Which Types of Stone Need Sealing?

Updated: Nov 18, 2021

There are many details to consider when deciding on a countertop material for your kitchen or bathroom, from cost to durability to appearance. One factor you don’t want to overlook is what happens after installation? Will your countertop require consistent maintenance or do you want something that needs no attention? There are thousands of countertop materials to choose from, and some require more a little love to ensure a long life.


Why Do Stone Countertops Need Sealing?

There are thousands of different of Natural Stones in the market and some of them have very low porosity while others are more porous. Nowadays most stones slabs are sealed in the factory before polishing in a process called "resin treatment". This process upgrades Natural Stones' mechanical features making them more resistant than they would have been in their natural state. On top of that, after your stone is cut into a countertop and installed, you can seal it with an 'impregnator sealer" containing resins molecules that are transported by water or solvents to penetrate the stone's surface at a greater depth, creating a protective seal and barrier from liquid stains.


Which Types of Stone Need Sealing?

For some stones sealing is strongly recommended while other it may not. We like to recommend sealing every stone to our customers because the cost is very low compared to the benefits. But before you dive into a big countertop project, let’s look at some of the most popular countertop surfaces that need regular sealing, to help gauge what material fits best with your home and lifestyle.


Marble

The most luxurious countertop material available, marble will instantly elevate your kitchen or bathroom, and all it requires is cleaning daily and sealing once a year to ensure its legacy. Definitely seal it!


Granite

This super tough and very popular choice in kitchens and bathrooms is probably the one that comes in the largest selection and most of them aren't true granites. The term granite is more of a commercial term for igneous stone, and what that means is that some granites will be very porous and others not. Some granites don't need sealing but to be safe it is better to seal them.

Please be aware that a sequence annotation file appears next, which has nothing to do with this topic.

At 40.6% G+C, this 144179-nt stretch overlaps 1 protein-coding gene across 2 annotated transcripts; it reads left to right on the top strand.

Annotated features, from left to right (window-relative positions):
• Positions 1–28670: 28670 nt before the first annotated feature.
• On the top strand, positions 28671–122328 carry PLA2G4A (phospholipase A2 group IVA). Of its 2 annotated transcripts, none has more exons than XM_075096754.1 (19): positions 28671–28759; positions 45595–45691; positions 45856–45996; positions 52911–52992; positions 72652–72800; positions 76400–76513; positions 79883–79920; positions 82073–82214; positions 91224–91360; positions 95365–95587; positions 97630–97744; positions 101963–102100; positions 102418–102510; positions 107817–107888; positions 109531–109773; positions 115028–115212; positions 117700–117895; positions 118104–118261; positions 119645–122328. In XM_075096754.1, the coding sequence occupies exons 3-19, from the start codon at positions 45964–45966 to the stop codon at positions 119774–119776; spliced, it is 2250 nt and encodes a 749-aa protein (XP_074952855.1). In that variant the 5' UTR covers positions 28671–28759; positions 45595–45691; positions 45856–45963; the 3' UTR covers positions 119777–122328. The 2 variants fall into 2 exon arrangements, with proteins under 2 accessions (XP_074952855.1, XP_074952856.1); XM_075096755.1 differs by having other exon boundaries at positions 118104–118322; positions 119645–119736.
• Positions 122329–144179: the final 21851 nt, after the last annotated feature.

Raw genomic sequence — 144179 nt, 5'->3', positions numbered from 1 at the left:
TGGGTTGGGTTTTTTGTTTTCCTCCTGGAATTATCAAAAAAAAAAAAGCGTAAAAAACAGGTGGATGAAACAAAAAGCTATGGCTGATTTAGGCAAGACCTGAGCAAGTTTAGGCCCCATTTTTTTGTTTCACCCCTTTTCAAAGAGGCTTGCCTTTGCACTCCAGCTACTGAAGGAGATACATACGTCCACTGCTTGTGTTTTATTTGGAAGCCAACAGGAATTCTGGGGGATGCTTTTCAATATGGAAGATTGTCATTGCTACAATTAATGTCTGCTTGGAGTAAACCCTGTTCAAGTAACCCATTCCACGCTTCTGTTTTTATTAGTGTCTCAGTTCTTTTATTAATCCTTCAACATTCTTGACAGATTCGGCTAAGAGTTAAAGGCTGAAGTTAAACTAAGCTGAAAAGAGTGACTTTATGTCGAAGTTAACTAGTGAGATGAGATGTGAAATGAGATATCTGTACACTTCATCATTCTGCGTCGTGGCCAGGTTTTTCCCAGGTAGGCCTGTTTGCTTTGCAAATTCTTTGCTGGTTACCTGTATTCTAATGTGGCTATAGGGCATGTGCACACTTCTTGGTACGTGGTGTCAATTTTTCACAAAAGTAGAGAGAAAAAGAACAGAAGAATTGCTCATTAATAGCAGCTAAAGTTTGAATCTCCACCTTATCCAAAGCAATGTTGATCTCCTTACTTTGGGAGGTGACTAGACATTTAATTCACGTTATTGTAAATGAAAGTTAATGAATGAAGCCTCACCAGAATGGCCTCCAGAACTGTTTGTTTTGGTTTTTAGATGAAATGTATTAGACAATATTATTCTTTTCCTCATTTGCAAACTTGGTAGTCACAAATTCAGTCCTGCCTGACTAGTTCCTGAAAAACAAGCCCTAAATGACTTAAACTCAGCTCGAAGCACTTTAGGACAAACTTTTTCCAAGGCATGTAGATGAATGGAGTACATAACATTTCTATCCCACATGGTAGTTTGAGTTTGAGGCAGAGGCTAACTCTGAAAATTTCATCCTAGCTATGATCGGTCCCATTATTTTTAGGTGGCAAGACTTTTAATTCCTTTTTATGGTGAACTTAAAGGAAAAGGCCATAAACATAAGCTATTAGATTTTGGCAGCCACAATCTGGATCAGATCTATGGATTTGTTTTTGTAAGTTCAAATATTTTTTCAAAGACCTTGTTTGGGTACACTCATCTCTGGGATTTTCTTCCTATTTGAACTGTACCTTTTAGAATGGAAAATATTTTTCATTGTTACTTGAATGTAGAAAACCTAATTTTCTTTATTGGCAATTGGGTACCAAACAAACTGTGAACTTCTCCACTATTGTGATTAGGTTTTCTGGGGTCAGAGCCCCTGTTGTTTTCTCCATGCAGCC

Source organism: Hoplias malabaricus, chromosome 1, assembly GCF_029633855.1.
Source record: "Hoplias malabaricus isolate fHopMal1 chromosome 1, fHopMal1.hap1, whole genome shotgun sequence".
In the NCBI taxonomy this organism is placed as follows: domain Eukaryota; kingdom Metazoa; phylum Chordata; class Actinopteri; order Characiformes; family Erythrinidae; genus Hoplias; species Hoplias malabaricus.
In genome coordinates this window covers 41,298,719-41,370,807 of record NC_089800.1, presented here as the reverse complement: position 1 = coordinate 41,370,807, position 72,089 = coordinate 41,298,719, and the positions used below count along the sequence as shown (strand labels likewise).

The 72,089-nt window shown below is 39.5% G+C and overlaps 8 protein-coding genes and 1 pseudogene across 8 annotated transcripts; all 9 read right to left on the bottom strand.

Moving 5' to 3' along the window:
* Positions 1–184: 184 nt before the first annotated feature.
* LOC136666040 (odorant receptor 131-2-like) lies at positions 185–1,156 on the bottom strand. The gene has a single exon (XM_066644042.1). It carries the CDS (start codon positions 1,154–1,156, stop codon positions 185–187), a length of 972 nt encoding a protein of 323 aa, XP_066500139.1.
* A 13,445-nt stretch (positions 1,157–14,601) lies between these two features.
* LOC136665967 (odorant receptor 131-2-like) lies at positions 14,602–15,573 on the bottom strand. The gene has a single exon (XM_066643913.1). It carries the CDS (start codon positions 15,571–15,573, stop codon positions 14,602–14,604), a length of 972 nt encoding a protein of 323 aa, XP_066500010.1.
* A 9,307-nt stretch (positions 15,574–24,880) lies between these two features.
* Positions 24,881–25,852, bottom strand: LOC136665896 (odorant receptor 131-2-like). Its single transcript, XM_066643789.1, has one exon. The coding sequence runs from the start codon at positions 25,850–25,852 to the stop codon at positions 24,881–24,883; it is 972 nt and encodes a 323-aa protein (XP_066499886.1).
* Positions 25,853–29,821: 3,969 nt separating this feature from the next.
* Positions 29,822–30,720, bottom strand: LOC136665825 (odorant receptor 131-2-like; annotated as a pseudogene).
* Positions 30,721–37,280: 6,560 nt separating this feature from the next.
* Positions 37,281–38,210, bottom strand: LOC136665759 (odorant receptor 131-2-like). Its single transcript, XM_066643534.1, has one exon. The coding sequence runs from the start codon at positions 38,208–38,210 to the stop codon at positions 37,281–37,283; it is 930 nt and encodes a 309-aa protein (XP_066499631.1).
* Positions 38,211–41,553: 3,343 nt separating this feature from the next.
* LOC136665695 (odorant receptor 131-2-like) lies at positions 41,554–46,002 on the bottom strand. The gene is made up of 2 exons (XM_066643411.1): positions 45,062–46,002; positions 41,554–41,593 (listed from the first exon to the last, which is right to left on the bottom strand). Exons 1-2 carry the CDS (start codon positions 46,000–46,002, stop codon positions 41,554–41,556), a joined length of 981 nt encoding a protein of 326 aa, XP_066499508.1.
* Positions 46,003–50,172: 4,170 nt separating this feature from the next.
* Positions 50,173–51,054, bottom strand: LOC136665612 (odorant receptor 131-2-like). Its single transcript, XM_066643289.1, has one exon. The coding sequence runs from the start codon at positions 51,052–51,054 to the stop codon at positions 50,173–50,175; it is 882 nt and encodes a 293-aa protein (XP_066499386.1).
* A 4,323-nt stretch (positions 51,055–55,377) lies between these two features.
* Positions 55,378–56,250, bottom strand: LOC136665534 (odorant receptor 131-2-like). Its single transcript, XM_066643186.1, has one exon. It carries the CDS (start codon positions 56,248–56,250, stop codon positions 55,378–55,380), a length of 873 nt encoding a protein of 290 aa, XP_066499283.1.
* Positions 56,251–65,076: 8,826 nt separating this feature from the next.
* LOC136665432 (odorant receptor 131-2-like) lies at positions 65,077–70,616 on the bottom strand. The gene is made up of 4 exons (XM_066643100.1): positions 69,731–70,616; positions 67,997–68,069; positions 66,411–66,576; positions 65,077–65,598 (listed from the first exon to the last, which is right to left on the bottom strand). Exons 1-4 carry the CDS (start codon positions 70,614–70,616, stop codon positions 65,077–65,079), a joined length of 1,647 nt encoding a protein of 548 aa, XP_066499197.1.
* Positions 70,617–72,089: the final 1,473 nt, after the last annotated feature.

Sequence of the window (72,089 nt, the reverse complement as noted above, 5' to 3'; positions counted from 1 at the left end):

Quartzite

The king of countertops, quartzites combine the natural beauty of marble with the toughness of granite. This stone is super resistant to scratching and when properly polished, its glassy luster is a hit in any room. It is recommended to seal it.


Dolomite

Just like quartzite, dolomite is also requires sealing at least once before the installation to protect it and preserve it for the future. The value of a home is certainly increased with the maintenance and upkeep of stone countertops.


Never Sealed Stone Countertops Before? No Problem-o!

1) Before you apply, make sure your countertop is dry.

2) Then, thoroughly clean it with a stone-safe cleaner.

3) After the stone is dry and clean, apply 1st coat of sealer using either a lambswool or sprayer.

For the lambswool, use gentle strokes and try to apply it in only one direction.

4) Tiny bubbles should appear. That means the sealer is penetrating the stone.

5) Allow area to dry for at least 10 minutes and apply 2nd coat.

6) After the 2nd coat is dry for at least 10 minutes wipe it with a clean microfiber towel to remove any excess product.

*Important: it is a good idea to also seal the stone's back, to avoid liquids in the bottom of your countertop being absorbed.


After the 2nd coat dries, the chemical reaction will seal the stone within a few hours and should be completely cured in 24 - 48 hours. The end result is a mirror-smooth shine protected from the elements.







The Water Test: Know If Your Stone Countertop is Sealed

Place a small drop of water on your stone countertop and observe its surface tension (the tendency of liquid surfaces to shrink into the minimum surface area possible).

If the the stone countertop is sealed, the water's surface tension will be high enough to allow the drop to roll on the stone.

If the water drop breaks tension, that might be an indication that your stone countertop is not sealed or that it is time to apply the sealer again!




Source: HDTV & DryTreat

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